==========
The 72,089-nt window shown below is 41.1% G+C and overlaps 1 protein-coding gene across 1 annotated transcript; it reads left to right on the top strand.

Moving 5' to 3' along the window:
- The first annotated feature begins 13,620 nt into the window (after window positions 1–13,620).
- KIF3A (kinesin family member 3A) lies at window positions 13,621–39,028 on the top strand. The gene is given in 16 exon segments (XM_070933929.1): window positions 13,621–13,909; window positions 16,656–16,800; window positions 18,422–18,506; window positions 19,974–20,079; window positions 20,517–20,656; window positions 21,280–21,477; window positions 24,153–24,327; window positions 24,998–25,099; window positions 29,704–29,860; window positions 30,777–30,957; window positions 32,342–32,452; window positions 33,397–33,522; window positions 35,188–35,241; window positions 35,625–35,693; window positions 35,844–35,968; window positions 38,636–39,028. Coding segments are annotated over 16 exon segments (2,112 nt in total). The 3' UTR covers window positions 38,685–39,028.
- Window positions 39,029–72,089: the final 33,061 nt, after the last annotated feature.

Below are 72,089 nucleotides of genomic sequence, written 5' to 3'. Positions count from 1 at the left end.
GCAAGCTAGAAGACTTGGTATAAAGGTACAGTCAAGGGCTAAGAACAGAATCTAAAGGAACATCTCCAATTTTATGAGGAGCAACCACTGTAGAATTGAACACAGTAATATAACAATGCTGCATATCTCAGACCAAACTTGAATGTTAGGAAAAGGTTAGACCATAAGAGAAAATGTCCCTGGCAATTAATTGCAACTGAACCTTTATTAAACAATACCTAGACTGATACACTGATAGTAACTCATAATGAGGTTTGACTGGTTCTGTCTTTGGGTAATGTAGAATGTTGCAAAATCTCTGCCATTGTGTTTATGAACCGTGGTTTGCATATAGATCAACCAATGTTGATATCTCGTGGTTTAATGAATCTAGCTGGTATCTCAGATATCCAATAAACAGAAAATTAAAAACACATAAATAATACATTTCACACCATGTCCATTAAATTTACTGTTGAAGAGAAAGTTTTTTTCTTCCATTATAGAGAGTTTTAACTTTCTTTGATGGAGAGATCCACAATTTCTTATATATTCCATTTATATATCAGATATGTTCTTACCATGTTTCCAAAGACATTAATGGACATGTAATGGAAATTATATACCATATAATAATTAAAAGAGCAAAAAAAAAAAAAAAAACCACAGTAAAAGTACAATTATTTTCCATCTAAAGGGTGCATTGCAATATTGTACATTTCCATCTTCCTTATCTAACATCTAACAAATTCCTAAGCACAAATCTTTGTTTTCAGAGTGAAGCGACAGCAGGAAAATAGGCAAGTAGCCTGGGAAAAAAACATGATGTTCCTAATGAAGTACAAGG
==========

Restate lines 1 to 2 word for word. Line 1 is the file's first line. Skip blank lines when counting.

The 72,089-nt window shown below is 41.1% G+C and overlaps 1 protein-coding gene across 1 annotated transcript; it reads left to right on the top strand.

Moving 5' to 3' along the window: